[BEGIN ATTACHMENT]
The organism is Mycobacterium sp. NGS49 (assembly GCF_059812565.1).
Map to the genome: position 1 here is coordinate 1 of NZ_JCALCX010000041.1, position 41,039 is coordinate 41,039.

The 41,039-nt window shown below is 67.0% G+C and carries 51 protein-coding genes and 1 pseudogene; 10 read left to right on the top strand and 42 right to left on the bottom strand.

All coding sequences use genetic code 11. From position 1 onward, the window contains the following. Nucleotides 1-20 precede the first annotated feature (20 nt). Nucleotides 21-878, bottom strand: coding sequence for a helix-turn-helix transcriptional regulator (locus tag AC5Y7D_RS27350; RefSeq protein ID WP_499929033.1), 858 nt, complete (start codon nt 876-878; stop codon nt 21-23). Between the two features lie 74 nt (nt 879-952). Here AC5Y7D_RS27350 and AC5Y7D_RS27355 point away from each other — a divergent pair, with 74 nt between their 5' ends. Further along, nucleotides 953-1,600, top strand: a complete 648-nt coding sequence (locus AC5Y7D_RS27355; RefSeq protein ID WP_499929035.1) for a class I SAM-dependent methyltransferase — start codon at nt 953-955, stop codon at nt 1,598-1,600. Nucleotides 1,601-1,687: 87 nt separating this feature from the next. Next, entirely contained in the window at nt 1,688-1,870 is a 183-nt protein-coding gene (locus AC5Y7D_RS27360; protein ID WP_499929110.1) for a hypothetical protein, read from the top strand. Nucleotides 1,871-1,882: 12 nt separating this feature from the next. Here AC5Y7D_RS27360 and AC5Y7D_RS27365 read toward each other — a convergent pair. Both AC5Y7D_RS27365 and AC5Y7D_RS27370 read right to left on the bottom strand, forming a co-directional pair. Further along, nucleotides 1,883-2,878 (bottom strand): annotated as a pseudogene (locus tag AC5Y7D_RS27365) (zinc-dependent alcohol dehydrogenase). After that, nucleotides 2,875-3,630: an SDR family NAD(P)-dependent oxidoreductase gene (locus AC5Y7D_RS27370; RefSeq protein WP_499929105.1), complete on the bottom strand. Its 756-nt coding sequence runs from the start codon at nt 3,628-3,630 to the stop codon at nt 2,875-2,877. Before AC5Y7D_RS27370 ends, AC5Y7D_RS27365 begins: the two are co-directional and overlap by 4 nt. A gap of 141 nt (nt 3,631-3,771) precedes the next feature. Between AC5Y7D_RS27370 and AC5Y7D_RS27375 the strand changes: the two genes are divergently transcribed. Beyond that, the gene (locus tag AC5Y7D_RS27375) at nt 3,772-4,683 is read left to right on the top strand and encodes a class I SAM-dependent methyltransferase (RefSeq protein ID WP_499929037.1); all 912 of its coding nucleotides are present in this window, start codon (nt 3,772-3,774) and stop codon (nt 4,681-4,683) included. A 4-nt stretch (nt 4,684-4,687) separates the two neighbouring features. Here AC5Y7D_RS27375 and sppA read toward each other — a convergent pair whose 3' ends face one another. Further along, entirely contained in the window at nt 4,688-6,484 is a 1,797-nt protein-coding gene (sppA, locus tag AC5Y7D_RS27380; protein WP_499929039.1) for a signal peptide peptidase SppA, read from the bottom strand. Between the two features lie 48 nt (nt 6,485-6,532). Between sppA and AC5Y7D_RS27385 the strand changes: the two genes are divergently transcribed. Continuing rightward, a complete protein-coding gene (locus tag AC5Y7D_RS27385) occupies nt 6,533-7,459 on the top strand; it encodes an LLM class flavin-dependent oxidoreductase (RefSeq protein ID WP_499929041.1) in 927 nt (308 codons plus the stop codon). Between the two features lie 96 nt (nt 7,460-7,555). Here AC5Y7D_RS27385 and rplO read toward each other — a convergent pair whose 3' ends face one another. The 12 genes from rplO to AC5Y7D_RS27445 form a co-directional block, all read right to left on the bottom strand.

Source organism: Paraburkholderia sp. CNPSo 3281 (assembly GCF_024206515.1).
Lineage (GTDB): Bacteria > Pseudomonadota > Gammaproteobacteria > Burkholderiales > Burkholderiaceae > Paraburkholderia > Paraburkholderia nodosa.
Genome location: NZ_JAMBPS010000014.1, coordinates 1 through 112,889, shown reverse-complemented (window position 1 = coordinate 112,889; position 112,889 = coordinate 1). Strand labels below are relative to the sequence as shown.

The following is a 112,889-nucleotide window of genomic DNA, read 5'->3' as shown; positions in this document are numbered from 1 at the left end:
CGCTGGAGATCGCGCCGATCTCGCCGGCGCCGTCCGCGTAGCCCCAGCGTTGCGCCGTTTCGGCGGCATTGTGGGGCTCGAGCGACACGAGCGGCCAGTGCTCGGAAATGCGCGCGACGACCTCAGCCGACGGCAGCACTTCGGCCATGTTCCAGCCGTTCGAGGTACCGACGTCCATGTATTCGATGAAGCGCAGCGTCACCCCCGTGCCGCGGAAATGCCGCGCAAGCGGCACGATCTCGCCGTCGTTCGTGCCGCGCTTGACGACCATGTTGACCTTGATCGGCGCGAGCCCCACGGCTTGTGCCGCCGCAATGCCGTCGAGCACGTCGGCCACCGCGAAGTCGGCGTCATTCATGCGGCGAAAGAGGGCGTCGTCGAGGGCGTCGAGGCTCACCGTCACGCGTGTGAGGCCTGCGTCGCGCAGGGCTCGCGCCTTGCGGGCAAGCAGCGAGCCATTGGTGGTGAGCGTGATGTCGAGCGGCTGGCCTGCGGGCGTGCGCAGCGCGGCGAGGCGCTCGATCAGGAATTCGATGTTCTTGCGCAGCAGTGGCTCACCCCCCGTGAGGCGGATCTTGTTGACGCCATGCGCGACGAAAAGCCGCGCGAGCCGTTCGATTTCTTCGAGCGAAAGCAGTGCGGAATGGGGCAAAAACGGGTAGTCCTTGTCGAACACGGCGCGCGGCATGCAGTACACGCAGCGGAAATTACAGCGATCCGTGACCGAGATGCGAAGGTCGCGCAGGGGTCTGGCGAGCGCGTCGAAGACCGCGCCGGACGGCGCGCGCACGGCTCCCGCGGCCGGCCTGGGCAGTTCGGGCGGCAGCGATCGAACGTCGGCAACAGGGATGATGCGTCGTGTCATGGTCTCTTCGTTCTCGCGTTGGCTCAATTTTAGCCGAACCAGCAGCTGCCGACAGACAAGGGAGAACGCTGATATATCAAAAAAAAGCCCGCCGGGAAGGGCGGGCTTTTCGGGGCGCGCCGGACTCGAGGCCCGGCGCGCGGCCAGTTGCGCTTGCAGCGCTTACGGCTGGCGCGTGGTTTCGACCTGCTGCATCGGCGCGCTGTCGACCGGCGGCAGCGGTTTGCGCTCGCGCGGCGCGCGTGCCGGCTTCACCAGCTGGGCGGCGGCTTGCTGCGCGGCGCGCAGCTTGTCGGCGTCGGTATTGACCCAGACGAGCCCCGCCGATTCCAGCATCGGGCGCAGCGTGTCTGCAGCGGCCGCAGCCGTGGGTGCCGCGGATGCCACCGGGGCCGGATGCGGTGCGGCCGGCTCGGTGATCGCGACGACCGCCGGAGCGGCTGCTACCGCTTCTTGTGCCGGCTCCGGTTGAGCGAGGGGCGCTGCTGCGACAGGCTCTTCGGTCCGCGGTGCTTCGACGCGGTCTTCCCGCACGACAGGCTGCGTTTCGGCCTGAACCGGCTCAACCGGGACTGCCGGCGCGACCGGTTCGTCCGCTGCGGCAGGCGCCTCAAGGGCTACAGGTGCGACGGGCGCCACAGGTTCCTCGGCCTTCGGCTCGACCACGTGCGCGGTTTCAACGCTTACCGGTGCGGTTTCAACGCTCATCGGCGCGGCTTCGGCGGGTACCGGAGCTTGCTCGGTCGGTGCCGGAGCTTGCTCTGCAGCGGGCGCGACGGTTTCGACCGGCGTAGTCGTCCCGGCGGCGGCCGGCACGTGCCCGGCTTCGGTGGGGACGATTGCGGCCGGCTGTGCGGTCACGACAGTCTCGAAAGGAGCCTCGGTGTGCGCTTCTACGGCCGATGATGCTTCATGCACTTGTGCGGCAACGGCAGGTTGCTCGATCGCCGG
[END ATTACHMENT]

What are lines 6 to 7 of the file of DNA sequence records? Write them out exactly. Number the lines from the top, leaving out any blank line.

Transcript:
Lineage (GTDB): Bacteria > Pseudomonadota > Gammaproteobacteria > Burkholderiales > Burkholderiaceae > Paraburkholderia > Paraburkholderia nodosa.
Genome location: NZ_JAMBPS010000014.1, coordinates 1 through 112,889, shown reverse-complemented (window position 1 = coordinate 112,889; position 112,889 = coordinate 1). Strand labels below are relative to the sequence as shown.